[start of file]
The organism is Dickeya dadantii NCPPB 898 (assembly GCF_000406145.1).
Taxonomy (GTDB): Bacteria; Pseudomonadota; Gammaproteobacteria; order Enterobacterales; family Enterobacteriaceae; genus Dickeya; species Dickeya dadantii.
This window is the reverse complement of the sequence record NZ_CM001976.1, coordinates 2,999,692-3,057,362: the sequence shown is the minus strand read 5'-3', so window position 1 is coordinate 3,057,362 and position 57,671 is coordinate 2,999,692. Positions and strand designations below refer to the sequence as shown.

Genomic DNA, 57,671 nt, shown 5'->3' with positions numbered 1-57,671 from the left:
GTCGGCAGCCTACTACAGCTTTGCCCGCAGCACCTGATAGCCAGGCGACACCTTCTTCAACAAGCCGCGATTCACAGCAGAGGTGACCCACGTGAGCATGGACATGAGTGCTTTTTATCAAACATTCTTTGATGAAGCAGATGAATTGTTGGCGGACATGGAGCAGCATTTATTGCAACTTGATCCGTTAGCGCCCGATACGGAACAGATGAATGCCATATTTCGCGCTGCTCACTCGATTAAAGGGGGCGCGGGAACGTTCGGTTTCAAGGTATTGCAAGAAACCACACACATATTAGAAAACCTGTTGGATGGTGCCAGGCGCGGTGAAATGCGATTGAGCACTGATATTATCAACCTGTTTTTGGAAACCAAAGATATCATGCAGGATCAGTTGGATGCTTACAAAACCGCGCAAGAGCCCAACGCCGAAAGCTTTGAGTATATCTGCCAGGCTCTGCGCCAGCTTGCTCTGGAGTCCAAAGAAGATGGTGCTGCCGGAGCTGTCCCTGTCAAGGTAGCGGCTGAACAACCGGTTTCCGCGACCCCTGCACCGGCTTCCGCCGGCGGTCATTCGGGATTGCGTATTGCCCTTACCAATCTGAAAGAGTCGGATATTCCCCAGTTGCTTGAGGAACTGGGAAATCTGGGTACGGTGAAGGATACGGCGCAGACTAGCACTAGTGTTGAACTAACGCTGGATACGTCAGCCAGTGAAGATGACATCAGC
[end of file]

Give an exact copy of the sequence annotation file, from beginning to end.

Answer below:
The organism is Dickeya dadantii NCPPB 898 (assembly GCF_000406145.1).
Taxonomy (GTDB): Bacteria; Pseudomonadota; Gammaproteobacteria; order Enterobacterales; family Enterobacteriaceae; genus Dickeya; species Dickeya dadantii.
This window is the reverse complement of the sequence record NZ_CM001976.1, coordinates 2,999,692-3,057,362: the sequence shown is the minus strand read 5'-3', so window position 1 is coordinate 3,057,362 and position 57,671 is coordinate 2,999,692. Positions and strand designations below refer to the sequence as shown.

Genomic DNA, 57,671 nt, shown 5'->3' with positions numbered 1-57,671 from the left:
GTCGGCAGCCTACTACAGCTTTGCCCGCAGCACCTGATAGCCAGGCGACACCTTCTTCAACAAGCCGCGATTCACAGCAGAGGTGACCCACGTGAGCATGGACATGAGTGCTTTTTATCAAACATTCTTTGATGAAGCAGATGAATTGTTGGCGGACATGGAGCAGCATTTATTGCAACTTGATCCGTTAGCGCCCGATACGGAACAGATGAATGCCATATTTCGCGCTGCTCACTCGATTAAAGGGGGCGCGGGAACGTTCGGTTTCAAGGTATTGCAAGAAACCACACACATATTAGAAAACCTGTTGGATGGTGCCAGGCGCGGTGAAATGCGATTGAGCACTGATATTATCAACCTGTTTTTGGAAACCAAAGATATCATGCAGGATCAGTTGGATGCTTACAAAACCGCGCAAGAGCCCAACGCCGAAAGCTTTGAGTATATCTGCCAGGCTCTGCGCCAGCTTGCTCTGGAGTCCAAAGAAGATGGTGCTGCCGGAGCTGTCCCTGTCAAGGTAGCGGCTGAACAACCGGTTTCCGCGACCCCTGCACCGGCTTCCGCCGGCGGTCATTCGGGATTGCGTATTGCCCTTACCAATCTGAAAGAGTCGGATATTCCCCAGTTGCTTGAGGAACTGGGAAATCTGGGTACGGTGAAGGATACGGCGCAGACTAGCACTAGTGTTGAACTAACGCTGGATACGTCAGCCAGTGAAGATGACATCAGC